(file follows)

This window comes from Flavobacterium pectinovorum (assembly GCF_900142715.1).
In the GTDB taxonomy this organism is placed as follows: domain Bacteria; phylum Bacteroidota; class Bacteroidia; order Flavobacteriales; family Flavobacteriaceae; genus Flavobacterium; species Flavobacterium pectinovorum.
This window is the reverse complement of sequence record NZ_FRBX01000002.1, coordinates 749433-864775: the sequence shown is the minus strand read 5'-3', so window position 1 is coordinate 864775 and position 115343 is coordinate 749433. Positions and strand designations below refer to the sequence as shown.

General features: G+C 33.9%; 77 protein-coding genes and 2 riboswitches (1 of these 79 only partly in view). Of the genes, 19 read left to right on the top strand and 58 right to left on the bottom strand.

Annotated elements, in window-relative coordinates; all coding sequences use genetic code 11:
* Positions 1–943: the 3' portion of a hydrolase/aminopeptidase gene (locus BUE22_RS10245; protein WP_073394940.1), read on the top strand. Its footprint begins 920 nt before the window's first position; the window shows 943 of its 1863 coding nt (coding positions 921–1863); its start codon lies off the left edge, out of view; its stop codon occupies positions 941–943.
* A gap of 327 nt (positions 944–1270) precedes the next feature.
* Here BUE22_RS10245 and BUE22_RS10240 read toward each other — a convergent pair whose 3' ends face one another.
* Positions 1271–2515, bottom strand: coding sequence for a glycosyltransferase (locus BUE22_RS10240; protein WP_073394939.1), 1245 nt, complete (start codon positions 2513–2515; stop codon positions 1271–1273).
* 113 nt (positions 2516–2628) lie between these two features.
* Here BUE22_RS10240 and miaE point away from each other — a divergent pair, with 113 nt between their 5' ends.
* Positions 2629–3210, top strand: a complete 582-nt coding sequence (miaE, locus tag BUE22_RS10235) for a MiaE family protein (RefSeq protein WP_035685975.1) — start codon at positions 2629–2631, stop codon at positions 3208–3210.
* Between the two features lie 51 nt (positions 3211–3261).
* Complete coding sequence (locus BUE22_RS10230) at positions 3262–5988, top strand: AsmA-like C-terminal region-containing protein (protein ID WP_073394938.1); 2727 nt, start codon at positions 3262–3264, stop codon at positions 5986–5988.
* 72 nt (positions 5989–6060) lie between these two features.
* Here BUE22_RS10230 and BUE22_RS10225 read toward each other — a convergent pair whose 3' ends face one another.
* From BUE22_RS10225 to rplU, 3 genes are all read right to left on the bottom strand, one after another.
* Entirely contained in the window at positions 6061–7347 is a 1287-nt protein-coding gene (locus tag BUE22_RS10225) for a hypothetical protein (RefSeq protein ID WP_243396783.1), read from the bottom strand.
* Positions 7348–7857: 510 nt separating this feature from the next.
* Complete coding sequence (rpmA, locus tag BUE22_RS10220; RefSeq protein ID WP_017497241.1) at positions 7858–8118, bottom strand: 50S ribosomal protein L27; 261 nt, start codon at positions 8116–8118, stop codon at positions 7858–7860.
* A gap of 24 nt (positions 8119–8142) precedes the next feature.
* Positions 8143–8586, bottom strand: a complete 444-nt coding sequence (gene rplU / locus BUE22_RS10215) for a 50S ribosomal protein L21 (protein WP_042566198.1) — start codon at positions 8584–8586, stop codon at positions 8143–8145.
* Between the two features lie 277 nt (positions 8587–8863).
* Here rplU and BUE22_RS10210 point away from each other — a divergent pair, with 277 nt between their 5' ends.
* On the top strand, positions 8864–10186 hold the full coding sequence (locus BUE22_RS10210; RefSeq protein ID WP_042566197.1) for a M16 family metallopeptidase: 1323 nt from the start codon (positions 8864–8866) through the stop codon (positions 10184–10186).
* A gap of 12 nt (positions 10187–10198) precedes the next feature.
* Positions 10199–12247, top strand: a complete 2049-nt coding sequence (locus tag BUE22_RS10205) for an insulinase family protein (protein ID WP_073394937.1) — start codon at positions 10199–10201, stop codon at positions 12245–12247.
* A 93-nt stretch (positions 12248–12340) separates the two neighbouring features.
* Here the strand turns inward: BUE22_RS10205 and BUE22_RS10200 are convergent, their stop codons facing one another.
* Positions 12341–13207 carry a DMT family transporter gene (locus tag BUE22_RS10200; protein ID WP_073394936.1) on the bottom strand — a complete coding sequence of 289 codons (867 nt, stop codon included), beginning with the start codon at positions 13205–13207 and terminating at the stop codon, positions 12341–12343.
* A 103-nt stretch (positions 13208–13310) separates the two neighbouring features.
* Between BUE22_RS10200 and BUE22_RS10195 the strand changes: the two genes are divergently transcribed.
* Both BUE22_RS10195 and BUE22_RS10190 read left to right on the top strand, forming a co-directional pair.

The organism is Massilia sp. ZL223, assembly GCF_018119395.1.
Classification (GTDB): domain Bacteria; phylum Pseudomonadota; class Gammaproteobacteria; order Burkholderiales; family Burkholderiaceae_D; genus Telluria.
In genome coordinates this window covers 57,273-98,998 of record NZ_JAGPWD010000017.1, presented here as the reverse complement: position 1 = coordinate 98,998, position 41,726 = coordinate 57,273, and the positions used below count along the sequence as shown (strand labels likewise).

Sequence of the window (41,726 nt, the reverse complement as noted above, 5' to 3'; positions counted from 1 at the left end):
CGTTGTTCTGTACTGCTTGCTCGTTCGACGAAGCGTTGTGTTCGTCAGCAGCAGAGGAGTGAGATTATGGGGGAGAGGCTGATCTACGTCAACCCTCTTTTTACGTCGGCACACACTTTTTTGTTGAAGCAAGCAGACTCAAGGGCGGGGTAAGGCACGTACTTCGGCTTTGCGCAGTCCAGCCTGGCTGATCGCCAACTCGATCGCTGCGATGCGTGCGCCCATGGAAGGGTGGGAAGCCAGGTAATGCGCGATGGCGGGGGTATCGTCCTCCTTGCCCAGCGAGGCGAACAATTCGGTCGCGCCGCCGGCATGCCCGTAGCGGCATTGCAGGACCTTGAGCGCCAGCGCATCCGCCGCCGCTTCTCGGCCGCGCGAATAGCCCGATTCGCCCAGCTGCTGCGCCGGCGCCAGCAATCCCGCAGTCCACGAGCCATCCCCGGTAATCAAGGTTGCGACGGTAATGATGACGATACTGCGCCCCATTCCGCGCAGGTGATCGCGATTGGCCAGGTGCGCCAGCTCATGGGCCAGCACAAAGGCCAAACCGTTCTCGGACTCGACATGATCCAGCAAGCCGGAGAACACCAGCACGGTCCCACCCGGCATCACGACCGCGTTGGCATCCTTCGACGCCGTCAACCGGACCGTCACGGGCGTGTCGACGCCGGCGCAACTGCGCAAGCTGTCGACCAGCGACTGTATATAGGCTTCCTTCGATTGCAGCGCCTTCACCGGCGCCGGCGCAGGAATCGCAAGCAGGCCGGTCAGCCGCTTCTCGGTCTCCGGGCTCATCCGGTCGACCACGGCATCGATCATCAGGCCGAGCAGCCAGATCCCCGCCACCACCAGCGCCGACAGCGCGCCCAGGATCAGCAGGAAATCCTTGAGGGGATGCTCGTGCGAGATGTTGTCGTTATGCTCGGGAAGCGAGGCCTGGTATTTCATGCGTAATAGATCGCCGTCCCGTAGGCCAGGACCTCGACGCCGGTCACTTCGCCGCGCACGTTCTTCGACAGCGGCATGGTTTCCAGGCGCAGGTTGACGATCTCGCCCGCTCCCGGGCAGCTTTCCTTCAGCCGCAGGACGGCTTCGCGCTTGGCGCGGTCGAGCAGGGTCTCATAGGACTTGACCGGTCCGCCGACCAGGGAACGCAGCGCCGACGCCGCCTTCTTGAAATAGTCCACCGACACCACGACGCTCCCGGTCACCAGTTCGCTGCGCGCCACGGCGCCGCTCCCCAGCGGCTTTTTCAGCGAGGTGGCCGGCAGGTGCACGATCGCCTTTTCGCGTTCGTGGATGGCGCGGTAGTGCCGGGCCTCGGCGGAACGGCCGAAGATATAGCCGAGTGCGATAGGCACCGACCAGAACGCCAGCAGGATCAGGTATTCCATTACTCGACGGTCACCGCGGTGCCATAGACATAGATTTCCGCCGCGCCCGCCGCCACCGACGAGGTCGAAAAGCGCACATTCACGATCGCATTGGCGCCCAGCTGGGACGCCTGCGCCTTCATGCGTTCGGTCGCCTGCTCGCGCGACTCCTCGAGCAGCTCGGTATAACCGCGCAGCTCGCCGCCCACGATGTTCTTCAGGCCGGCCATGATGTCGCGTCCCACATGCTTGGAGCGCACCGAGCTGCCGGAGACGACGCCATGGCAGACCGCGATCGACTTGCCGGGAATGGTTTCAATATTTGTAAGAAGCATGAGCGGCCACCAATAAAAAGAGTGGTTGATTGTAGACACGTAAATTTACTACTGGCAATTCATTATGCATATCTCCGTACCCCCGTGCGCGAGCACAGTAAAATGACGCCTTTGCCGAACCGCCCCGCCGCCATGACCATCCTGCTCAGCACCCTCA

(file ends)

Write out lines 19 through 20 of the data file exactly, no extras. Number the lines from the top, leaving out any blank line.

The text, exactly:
* Positions 7348–7857: 510 nt separating this feature from the next.
* Complete coding sequence (rpmA, locus tag BUE22_RS10220; RefSeq protein ID WP_017497241.1) at positions 7858–8118, bottom strand: 50S ribosomal protein L27; 261 nt, start codon at positions 8116–8118, stop codon at positions 7858–7860.